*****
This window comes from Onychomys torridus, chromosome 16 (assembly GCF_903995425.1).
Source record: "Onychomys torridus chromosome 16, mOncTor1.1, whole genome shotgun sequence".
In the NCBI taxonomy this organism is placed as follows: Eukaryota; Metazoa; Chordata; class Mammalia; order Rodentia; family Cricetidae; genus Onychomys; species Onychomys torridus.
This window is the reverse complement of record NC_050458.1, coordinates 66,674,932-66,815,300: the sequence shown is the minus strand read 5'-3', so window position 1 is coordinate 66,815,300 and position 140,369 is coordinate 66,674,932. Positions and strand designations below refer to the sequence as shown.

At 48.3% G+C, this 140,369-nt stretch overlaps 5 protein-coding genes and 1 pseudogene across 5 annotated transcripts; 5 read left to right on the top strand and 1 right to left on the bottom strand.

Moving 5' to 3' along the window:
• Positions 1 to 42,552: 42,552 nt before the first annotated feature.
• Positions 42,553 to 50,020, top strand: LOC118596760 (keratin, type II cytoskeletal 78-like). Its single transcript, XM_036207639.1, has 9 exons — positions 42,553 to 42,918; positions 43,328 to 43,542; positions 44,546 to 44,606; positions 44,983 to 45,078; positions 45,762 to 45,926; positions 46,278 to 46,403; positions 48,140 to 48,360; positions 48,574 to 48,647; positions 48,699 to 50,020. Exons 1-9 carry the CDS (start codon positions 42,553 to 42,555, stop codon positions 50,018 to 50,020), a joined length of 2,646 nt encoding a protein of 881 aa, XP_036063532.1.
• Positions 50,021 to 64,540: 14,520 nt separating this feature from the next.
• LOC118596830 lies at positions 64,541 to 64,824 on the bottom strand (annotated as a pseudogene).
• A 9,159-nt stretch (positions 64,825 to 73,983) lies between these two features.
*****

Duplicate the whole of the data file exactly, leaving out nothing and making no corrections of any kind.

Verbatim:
This window comes from Onychomys torridus, chromosome 16 (assembly GCF_903995425.1).
Source record: "Onychomys torridus chromosome 16, mOncTor1.1, whole genome shotgun sequence".
In the NCBI taxonomy this organism is placed as follows: Eukaryota; Metazoa; Chordata; class Mammalia; order Rodentia; family Cricetidae; genus Onychomys; species Onychomys torridus.
This window is the reverse complement of record NC_050458.1, coordinates 66,674,932-66,815,300: the sequence shown is the minus strand read 5'-3', so window position 1 is coordinate 66,815,300 and position 140,369 is coordinate 66,674,932. Positions and strand designations below refer to the sequence as shown.

At 48.3% G+C, this 140,369-nt stretch overlaps 5 protein-coding genes and 1 pseudogene across 5 annotated transcripts; 5 read left to right on the top strand and 1 right to left on the bottom strand.

Moving 5' to 3' along the window:
• Positions 1 to 42,552: 42,552 nt before the first annotated feature.
• Positions 42,553 to 50,020, top strand: LOC118596760 (keratin, type II cytoskeletal 78-like). Its single transcript, XM_036207639.1, has 9 exons — positions 42,553 to 42,918; positions 43,328 to 43,542; positions 44,546 to 44,606; positions 44,983 to 45,078; positions 45,762 to 45,926; positions 46,278 to 46,403; positions 48,140 to 48,360; positions 48,574 to 48,647; positions 48,699 to 50,020. Exons 1-9 carry the CDS (start codon positions 42,553 to 42,555, stop codon positions 50,018 to 50,020), a joined length of 2,646 nt encoding a protein of 881 aa, XP_036063532.1.
• Positions 50,021 to 64,540: 14,520 nt separating this feature from the next.
• LOC118596830 lies at positions 64,541 to 64,824 on the bottom strand (annotated as a pseudogene).
• A 9,159-nt stretch (positions 64,825 to 73,983) lies between these two features.